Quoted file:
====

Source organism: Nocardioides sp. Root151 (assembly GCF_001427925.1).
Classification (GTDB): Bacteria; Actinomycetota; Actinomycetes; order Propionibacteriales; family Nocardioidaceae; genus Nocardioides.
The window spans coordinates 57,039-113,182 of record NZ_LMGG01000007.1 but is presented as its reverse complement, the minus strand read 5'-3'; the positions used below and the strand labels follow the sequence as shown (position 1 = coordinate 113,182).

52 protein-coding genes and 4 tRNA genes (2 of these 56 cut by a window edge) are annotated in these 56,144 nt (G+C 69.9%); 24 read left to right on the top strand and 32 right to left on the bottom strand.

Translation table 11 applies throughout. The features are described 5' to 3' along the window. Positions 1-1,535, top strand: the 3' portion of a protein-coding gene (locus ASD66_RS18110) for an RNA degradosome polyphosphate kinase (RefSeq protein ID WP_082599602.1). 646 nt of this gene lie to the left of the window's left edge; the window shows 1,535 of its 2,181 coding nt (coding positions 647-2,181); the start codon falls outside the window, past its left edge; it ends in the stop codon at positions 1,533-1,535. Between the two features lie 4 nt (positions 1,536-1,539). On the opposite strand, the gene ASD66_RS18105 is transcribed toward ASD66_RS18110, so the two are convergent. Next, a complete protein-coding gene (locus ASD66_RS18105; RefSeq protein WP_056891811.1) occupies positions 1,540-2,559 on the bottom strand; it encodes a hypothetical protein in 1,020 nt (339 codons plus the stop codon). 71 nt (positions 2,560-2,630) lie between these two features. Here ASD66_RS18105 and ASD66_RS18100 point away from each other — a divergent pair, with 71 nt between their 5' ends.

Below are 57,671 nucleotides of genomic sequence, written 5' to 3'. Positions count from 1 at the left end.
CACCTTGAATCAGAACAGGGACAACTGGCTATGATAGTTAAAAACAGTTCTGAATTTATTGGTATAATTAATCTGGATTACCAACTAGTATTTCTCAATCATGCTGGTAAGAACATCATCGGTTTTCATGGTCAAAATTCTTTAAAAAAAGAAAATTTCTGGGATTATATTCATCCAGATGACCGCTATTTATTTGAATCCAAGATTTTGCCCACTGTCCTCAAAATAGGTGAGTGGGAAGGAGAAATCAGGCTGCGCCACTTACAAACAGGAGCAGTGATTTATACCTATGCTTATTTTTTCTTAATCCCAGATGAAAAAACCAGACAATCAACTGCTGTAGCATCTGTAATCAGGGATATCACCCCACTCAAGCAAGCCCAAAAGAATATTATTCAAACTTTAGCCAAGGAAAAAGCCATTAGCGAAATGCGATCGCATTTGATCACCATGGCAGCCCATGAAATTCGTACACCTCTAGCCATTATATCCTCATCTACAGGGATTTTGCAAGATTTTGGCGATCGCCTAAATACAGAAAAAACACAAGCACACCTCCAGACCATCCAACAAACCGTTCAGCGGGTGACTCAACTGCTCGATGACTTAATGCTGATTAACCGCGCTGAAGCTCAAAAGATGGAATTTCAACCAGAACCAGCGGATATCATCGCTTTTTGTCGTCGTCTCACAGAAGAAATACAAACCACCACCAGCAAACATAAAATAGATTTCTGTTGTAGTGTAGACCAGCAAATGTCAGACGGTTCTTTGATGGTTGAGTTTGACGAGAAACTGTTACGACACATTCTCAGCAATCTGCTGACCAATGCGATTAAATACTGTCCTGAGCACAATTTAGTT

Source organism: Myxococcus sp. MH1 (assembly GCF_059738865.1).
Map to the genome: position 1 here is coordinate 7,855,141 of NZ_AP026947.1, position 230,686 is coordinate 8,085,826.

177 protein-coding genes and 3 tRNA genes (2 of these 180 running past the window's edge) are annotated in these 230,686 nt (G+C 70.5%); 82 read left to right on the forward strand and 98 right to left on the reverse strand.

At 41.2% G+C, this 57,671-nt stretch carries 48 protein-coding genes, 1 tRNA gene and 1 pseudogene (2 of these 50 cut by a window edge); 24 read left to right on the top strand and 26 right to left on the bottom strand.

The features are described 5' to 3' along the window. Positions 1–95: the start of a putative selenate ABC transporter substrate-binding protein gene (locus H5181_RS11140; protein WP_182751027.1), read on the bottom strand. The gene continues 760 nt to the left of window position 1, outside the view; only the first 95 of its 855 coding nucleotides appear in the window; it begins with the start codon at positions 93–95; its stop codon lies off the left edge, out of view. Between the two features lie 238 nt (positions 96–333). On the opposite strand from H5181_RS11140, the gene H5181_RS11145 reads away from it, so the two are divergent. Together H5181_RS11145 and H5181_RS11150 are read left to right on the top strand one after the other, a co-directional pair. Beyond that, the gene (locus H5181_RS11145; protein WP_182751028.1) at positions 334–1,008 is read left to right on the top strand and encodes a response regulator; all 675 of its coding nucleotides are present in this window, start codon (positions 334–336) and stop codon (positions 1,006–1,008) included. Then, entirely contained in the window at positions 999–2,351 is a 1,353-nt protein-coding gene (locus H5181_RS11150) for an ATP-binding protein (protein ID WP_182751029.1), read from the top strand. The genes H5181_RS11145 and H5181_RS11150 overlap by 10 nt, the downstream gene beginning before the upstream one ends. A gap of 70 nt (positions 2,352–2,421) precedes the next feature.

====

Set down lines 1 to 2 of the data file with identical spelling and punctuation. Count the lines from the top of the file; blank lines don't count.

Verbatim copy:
Source organism: Nocardioides sp. Root151 (assembly GCF_001427925.1).
Classification (GTDB): Bacteria; Actinomycetota; Actinomycetes; order Propionibacteriales; family Nocardioidaceae; genus Nocardioides.